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Department of Economics

Economics belongs to the branch of knowledge known as the "Social Sciences." The social sciences deal with both intergenerational and intra-generational interactions between human beings in a society.

Human activities can, of course, be studied from many different perspectives. We could look at humans as political, psychological, historical, or economic beings. A political scientist, for example, would analyze the political activities of the people while an economist would examine activities related to their livelihood. Human beings, in order to fulfil their innate desire for food and shelter, engage in activities that lead them to the production of goods such as food, clothing, and housing, as well as services. These acts of production and consumption to satisfy human wants form the very basis of the subject matter of Economics. Perhaps observing people engaged in this pursuit, Alfred Marshall defined economics as "a study of mankind in the ordinary business of life."

Since the ordinary business of life involves the use of limited natural and human-made resources (capital), people have always been interested in making the best possible use of these resources. This efficient use of resources has been the underlying theme in economics. Hence, the most succinct definition of economics would be that economics deals with the efficient utilization of scarce resources to satisfy human wants. Scarcity gives legitimacy to economics. If there is no scarcity, there is no economic problem.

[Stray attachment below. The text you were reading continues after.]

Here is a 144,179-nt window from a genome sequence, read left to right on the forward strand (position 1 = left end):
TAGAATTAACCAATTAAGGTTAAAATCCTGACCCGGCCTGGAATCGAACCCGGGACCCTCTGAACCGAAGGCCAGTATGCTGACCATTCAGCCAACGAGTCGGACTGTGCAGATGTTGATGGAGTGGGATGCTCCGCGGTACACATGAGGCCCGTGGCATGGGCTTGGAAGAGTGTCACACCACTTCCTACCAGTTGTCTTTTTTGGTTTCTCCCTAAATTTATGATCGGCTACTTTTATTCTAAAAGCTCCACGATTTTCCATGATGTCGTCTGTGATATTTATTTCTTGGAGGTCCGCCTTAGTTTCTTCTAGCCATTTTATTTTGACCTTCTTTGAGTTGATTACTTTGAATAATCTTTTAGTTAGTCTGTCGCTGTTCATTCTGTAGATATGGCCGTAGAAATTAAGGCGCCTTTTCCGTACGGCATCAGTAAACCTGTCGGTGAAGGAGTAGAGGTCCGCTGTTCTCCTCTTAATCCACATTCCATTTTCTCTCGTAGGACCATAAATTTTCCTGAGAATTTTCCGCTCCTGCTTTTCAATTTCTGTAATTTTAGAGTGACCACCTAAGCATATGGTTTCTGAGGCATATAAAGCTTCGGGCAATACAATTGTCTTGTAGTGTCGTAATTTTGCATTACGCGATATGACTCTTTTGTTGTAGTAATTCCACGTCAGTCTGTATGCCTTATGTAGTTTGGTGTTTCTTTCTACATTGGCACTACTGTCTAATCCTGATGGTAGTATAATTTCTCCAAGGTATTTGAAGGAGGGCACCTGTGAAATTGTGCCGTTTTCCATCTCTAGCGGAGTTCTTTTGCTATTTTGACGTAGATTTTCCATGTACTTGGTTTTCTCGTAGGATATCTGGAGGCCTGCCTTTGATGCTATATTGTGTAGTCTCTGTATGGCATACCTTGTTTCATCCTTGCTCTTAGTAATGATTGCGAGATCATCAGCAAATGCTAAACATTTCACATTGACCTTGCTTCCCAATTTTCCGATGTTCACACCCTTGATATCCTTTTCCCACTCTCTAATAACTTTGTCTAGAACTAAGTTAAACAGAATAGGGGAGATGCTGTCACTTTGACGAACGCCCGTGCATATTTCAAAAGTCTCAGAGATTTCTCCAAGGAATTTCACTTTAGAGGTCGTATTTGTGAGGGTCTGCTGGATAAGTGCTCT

The discipline of Economics is built upon two strands of theory: Microeconomic Theory and Macroeconomic Theory. Microeconomic deals with the study of individual units in an economy, such as consumers, producers, and the interaction of these units in a given market structure. Macroeconomic theory, on the other hand, deals with the economy as a whole. Here we analyze the problems related to unemployment, growth, inflation, and the balance of payments.

Most of the other courses in Economics are applied courses which use the concepts of Microeconomic Theory and/ or Macroeconomic Theory. An understanding of the relationship between these two theory courses and other fields in economics is usually helpful in planning your selection of courses.

For application and admission information and detailed course descriptions, please visit the Economics program page using the link on the right of this page.  

Jason Stevens
Chair
Department: 
Economics
Phone: 
(902) 620-5045